image copyright Evolv Technology caption of the image Peter George hopes to solve the paradox of protection
This very high alarm rate prompted Evolv to combine a AI software with radar to reduce false alarms and keep crowds flocking to a place without annoying interruptions.
It's not just about looking for the shape of a gun like as defined by the software, but also for small l shards packed in a confined space to create o shardsbus around an explosive device, as was tragically demonstrated in the Manchester Arena bombing in 2017.
Evolv software engineers have written algorithms that interpret shapes like signatures, with the outlines of knives and pistols cataloged as reasons to alert an operator.
Metal density is a key indicator of the presence of a weapon, and Mr. George says his colleagues programmed the system to respond in 1 / 38th of a second.
The AI software analyzes the results it gets from each crowd and these are automatically uploaded into Evolv's own database.
Each ark sold is integrated to the personal archives of Evolv via the Internet. It is therefore updated from other scanners. The system evolves as the user base grows, or as Mr. George says, "we can make everyone smarter when we share thes data we collect.
Evolv hopes to add thermal imaging capabilities to its scanners during the year 2020. In theory, this could detect people with high temperatures, the 'one of the symptoms of Covid-19.
Dr Simon Worrell is an immunologist specializing in pandemic planning who works for the health and safety consultancy Collinson. He says using AI to assess human scans "sounds good, but I don't know how effective it will be ".
Taking paracetamol, for example example, will lower the temperature of a carrier of Covid-19. And basic precautions remain paramount. "Physical distancing is important.
Image copyright image caption Experts say temperature controls are not enough to them alone to detect Covid-19
He thinks that adhering to layers of protection, temperature controls, masks and staying away, is the way to defeat the virus.
Canadian threat protection specialist Patriot One Technologies asked its AI team to research how its existing systems, designed to identify a person carrying a gun in a crowd, can be set to capture people whose temperature is high.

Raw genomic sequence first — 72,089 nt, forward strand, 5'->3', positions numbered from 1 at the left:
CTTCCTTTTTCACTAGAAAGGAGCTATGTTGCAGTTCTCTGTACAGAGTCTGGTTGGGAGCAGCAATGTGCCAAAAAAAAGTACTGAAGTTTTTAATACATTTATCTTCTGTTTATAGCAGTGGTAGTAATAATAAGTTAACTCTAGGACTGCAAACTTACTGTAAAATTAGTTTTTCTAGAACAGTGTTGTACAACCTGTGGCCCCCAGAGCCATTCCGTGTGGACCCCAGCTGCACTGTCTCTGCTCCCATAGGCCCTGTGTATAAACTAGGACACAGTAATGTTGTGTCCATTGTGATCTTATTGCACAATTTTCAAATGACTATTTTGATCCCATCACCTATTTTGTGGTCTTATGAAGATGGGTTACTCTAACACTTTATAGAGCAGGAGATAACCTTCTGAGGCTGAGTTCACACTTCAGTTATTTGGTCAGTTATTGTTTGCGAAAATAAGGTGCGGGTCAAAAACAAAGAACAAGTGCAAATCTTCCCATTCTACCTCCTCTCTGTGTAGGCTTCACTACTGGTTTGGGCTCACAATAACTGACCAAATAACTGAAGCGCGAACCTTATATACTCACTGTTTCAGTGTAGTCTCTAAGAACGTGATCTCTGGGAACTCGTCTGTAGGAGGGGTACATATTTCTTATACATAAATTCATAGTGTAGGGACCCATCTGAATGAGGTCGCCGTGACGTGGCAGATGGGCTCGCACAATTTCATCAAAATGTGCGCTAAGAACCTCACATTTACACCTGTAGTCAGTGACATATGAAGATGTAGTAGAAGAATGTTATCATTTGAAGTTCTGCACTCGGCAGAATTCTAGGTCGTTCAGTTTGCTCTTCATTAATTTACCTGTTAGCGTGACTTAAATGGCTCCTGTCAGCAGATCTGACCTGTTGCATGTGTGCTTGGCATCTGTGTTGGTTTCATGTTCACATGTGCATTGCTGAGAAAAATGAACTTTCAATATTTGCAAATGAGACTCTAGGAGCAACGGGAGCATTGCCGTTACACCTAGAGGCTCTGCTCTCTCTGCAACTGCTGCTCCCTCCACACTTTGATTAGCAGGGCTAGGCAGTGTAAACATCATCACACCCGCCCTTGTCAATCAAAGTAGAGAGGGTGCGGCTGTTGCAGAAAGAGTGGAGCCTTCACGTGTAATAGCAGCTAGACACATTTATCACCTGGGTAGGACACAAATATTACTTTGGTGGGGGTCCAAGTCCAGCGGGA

But Martin Cronin, managing director of Patriot One and a former diplomat at the British Foreign Office, calls for caution. "It 's not that easy to detect temperatures. You can't just point a thermal imager at a crowd. Factors like ambient temperature or if someone has a high temperature due to exercise can affect the accuracy of scanning devices. People should be wary of bold claims to have temperature analysis answers. "
Part of the challenge is tuning the AI software to ignore these distractions and isolate indicators that are important in keeping virus carriers away from crowded places. Patriot One wants to pinpoint a series of anomalies, including the lack of approved face masks, which mean a visitor deserves more attention.
It was quite difficult to train the systems to search for concealed weapons.
Patriot One found that the radar did a great job watching under coats and jackets to find what he thought were armes. Unfortunately, the number of false alarms was unreasonably high.
Image copyright Patriot One image caption The Patriot One system can be disguised under plant pots
The AI was designed to help, in the form of machine learning technology that could sort out the shapes captured by the radar scan and assess if they really posed a threat.
With a helping hand en With AI the success rate increased, but it had not yet reached a stage where it could be unleashede on the public without the common objects being confused with the tools of a terrorist.
The system only worked well in some environments, while in others the signals were clogged with outside elements such as broadcasts from consumer electronics.
More enterprise technology
The answer was even more technology. Patriot One bought several companies, with additional expertise in AI and detection.
Video footage of guns and knives were introduced into the software of AI, teaching it to discriminate between different objects.
And the company has connected its surveillance technology to security cameras suspended in familiar transparent bulges of hallway ceilings at customer sites.
Mr. Cronin put the ingredients of AI together, pooling data from different systems. He likens it to how humans combinet all their senses to understand the world around them.
image copyright image caption AI can monitor information from multiple sources
He claims AI software has now eliminated interference from building noise and electronic signals, removing false positives that blocked early trials. And it presents the technology as leaving individuals anonymous. "We're looking for things, not people.
But the algorithms that underpin smart systems canbe rigged by mundane events.
At a high school in the United States, a gun-detecting scanner was puzzled by the sudden appearance of umbrellas on a heavy rainy day. Recycled to identify an umbrella as a non-threatening object, the software could then be updated on the Patriot One user network.
Different societies have different problems. In North America, the priority is to detect firearms. For potential UK users, the system can search for knives. But in both cases, the idea is to install a discrete security architecture.
So the next time you walk through a corporate reception area or the entrance to a public building, take a look at these large planters that frame the door as you enter. You may have been checked for weapons. Or maybe, one day, a virus.